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DEAD AND BURIED - The plight of the pheasants
Posted 1 October 2003
The following extracts are taken from Alexander Chancellor's Diary in the Daily Telegraph, 27th October 2003.
"Pheasants die in their millions every winter, as more and more people, from an ever-wider social stratum, take up shooting as a recreation...
"There are now believed to be about 20 million pheasants in Britain, about one pheasant for every three human beings, which is already thought to be double the number of 20 years ago.
"This is the result of intensive breeding that sometimes makes a walk in the country feel like a stroll through a poultry farm. These birds are then persuaded most reluctantly to fly in order to be shot at.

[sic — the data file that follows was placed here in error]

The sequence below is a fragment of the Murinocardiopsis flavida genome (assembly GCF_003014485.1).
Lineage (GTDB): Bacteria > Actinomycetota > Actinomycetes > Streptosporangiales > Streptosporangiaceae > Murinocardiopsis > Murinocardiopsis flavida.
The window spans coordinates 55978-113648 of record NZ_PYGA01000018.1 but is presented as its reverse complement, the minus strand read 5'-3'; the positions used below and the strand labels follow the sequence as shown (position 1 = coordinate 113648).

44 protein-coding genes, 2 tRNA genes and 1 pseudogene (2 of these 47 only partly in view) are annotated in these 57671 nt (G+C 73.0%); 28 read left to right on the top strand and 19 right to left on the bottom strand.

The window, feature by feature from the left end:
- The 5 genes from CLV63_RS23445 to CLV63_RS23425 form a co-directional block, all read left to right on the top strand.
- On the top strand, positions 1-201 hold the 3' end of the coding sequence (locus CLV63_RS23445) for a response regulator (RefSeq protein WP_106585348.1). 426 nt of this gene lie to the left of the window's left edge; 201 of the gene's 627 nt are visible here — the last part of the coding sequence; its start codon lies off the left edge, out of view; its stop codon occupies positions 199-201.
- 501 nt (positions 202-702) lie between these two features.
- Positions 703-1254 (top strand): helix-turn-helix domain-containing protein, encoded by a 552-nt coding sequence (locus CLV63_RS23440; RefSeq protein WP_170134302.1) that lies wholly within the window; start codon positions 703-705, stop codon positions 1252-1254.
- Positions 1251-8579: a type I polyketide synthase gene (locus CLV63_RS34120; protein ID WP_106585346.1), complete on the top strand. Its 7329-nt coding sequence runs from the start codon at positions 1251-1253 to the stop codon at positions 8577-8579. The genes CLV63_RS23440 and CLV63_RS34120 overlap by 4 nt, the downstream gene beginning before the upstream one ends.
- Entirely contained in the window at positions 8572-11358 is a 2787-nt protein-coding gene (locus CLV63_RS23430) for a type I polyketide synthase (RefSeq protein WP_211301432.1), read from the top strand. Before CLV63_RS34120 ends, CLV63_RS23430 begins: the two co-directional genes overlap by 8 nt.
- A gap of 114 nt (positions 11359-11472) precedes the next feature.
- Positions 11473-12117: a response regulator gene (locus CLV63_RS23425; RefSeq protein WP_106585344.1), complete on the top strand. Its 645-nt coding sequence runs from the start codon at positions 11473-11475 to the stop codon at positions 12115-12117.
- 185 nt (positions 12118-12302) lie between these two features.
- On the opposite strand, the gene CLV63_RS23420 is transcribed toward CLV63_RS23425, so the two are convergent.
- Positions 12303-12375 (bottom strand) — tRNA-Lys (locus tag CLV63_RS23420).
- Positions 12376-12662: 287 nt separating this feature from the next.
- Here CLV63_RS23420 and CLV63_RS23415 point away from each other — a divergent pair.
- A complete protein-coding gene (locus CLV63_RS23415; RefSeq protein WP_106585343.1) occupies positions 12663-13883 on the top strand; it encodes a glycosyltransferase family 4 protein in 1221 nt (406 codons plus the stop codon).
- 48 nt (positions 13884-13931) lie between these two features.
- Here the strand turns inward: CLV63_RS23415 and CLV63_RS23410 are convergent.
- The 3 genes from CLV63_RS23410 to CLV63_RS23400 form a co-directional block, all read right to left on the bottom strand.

"But even though people do their level best to kill as many of them as possible, they cannot keep up with the numbers being bred...
"So what happens to all these millions of dead pheasants? Landowners say that they can't even give them away and that large numbers of them end up buried in mass graves...
"It seems that the British just aren't prepared to eat them. Whether this is out of disgust at they way they are bred to be killed or out of fear that they will be full of poisonous lead pellets, I do not know, but it seems an awful pity."